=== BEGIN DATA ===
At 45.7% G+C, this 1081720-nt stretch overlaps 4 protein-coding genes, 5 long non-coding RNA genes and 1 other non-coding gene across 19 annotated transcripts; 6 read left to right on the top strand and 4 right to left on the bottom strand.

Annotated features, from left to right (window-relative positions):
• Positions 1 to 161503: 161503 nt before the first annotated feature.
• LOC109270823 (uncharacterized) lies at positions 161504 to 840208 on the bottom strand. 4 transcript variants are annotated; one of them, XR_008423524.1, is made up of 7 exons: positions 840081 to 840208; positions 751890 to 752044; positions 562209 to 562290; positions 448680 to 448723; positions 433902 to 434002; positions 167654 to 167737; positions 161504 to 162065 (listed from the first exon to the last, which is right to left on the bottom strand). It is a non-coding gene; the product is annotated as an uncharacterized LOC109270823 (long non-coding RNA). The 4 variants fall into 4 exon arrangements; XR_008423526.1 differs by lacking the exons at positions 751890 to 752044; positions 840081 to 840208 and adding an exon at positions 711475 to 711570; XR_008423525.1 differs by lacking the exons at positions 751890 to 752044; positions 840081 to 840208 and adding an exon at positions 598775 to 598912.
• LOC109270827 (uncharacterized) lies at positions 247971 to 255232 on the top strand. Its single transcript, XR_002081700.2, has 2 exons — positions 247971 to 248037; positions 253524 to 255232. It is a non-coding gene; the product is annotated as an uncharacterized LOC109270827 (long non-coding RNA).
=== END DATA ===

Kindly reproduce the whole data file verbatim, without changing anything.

At 45.7% G+C, this 1081720-nt stretch overlaps 4 protein-coding genes, 5 long non-coding RNA genes and 1 other non-coding gene across 19 annotated transcripts; 6 read left to right on the top strand and 4 right to left on the bottom strand.

Annotated features, from left to right (window-relative positions):
• Positions 1 to 161503: 161503 nt before the first annotated feature.
• LOC109270823 (uncharacterized) lies at positions 161504 to 840208 on the bottom strand. 4 transcript variants are annotated; one of them, XR_008423524.1, is made up of 7 exons: positions 840081 to 840208; positions 751890 to 752044; positions 562209 to 562290; positions 448680 to 448723; positions 433902 to 434002; positions 167654 to 167737; positions 161504 to 162065 (listed from the first exon to the last, which is right to left on the bottom strand). It is a non-coding gene; the product is annotated as an uncharacterized LOC109270823 (long non-coding RNA). The 4 variants fall into 4 exon arrangements; XR_008423526.1 differs by lacking the exons at positions 751890 to 752044; positions 840081 to 840208 and adding an exon at positions 711475 to 711570; XR_008423525.1 differs by lacking the exons at positions 751890 to 752044; positions 840081 to 840208 and adding an exon at positions 598775 to 598912.
• LOC109270827 (uncharacterized) lies at positions 247971 to 255232 on the top strand. Its single transcript, XR_002081700.2, has 2 exons — positions 247971 to 248037; positions 253524 to 255232. It is a non-coding gene; the product is annotated as an uncharacterized LOC109270827 (long non-coding RNA).